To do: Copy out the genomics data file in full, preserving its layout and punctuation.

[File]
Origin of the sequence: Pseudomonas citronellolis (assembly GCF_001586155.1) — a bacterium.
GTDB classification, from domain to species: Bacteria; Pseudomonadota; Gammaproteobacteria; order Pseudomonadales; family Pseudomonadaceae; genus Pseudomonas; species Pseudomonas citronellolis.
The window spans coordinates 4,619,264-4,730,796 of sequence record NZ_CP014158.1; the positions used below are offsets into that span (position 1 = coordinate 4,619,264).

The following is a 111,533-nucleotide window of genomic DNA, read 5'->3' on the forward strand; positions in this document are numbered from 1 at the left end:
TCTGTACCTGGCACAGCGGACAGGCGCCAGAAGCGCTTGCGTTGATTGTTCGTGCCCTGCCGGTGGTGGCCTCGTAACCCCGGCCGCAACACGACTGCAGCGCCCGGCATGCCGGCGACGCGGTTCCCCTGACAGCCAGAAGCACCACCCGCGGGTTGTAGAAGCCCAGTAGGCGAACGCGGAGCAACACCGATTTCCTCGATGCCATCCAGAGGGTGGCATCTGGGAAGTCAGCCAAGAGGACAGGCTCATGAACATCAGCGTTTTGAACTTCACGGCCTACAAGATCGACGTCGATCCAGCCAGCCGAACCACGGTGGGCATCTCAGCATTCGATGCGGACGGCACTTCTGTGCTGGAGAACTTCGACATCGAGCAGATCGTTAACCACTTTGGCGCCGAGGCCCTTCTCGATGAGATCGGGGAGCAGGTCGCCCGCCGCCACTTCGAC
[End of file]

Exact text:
Origin of the sequence: Pseudomonas citronellolis (assembly GCF_001586155.1) — a bacterium.
GTDB classification, from domain to species: Bacteria; Pseudomonadota; Gammaproteobacteria; order Pseudomonadales; family Pseudomonadaceae; genus Pseudomonas; species Pseudomonas citronellolis.
The window spans coordinates 4,619,264-4,730,796 of sequence record NZ_CP014158.1; the positions used below are offsets into that span (position 1 = coordinate 4,619,264).

The following is a 111,533-nucleotide window of genomic DNA, read 5'->3' on the forward strand; positions in this document are numbered from 1 at the left end:
TCTGTACCTGGCACAGCGGACAGGCGCCAGAAGCGCTTGCGTTGATTGTTCGTGCCCTGCCGGTGGTGGCCTCGTAACCCCGGCCGCAACACGACTGCAGCGCCCGGCATGCCGGCGACGCGGTTCCCCTGACAGCCAGAAGCACCACCCGCGGGTTGTAGAAGCCCAGTAGGCGAACGCGGAGCAACACCGATTTCCTCGATGCCATCCAGAGGGTGGCATCTGGGAAGTCAGCCAAGAGGACAGGCTCATGAACATCAGCGTTTTGAACTTCACGGCCTACAAGATCGACGTCGATCCAGCCAGCCGAACCACGGTGGGCATCTCAGCATTCGATGCGGACGGCACTTCTGTGCTGGAGAACTTCGACATCGAGCAGATCGTTAACCACTTTGGCGCCGAGGCCCTTCTCGATGAGATCGGGGAGCAGGTCGCCCGCCGCCACTTCGAC